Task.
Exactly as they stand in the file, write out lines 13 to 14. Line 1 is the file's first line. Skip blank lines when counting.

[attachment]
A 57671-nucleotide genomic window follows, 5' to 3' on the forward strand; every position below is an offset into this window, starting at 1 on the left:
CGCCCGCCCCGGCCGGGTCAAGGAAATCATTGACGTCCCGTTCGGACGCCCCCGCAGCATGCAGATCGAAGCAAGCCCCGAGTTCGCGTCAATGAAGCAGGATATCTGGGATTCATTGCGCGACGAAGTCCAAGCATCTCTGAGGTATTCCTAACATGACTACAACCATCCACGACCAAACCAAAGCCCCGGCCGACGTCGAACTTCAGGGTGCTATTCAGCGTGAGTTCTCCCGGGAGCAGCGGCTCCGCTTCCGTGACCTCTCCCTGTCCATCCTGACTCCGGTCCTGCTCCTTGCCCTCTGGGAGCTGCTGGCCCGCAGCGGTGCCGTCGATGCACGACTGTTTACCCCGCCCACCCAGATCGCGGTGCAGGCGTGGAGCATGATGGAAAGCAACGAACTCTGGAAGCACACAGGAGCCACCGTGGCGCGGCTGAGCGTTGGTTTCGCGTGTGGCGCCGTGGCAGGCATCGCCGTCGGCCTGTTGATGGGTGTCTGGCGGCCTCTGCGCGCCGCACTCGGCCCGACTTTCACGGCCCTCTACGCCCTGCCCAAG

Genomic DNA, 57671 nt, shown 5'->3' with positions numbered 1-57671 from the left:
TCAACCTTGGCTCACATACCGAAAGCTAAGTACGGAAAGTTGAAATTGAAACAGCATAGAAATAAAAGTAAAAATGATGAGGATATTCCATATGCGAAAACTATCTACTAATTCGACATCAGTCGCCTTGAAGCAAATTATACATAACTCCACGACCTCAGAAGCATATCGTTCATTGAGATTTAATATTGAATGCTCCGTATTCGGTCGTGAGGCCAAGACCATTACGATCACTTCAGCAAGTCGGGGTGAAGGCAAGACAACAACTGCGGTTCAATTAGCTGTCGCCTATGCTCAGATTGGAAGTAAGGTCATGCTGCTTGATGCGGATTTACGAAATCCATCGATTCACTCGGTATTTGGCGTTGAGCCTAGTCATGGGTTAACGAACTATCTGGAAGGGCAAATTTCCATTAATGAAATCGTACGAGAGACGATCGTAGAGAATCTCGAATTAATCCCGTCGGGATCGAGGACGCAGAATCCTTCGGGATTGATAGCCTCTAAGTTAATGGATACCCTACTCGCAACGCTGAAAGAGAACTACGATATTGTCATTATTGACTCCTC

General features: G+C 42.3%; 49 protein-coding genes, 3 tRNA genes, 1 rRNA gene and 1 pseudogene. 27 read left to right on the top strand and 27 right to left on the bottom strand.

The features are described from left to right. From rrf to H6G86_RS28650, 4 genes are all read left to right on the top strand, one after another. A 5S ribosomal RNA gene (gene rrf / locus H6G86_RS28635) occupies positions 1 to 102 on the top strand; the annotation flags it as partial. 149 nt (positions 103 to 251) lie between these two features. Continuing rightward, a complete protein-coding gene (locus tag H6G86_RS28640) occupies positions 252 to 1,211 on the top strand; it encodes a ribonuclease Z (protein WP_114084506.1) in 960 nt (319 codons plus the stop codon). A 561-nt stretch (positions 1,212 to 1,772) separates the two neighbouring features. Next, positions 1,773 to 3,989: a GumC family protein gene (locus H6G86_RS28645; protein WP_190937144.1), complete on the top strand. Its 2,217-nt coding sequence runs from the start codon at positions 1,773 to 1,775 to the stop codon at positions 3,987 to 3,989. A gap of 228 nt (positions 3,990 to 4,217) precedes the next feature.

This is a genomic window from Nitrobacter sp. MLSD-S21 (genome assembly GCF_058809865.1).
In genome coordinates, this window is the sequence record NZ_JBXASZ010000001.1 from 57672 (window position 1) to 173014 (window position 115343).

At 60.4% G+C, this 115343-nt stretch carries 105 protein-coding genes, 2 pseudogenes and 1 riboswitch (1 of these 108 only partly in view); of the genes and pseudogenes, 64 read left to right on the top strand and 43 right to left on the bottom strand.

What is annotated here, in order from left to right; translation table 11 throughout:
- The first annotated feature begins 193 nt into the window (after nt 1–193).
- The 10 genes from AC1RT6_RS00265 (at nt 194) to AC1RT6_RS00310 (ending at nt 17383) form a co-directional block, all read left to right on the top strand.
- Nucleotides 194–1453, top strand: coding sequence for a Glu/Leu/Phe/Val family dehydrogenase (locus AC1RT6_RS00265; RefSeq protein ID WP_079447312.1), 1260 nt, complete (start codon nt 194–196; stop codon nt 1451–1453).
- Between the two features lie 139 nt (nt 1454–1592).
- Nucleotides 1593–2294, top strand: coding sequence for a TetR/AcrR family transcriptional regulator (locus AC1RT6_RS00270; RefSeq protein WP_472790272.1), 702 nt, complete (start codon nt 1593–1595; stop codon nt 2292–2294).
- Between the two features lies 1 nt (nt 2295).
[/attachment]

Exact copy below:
- Nucleotides 194–1453, top strand: coding sequence for a Glu/Leu/Phe/Val family dehydrogenase (locus AC1RT6_RS00265; RefSeq protein ID WP_079447312.1), 1260 nt, complete (start codon nt 194–196; stop codon nt 1451–1453).
- Between the two features lie 139 nt (nt 1454–1592).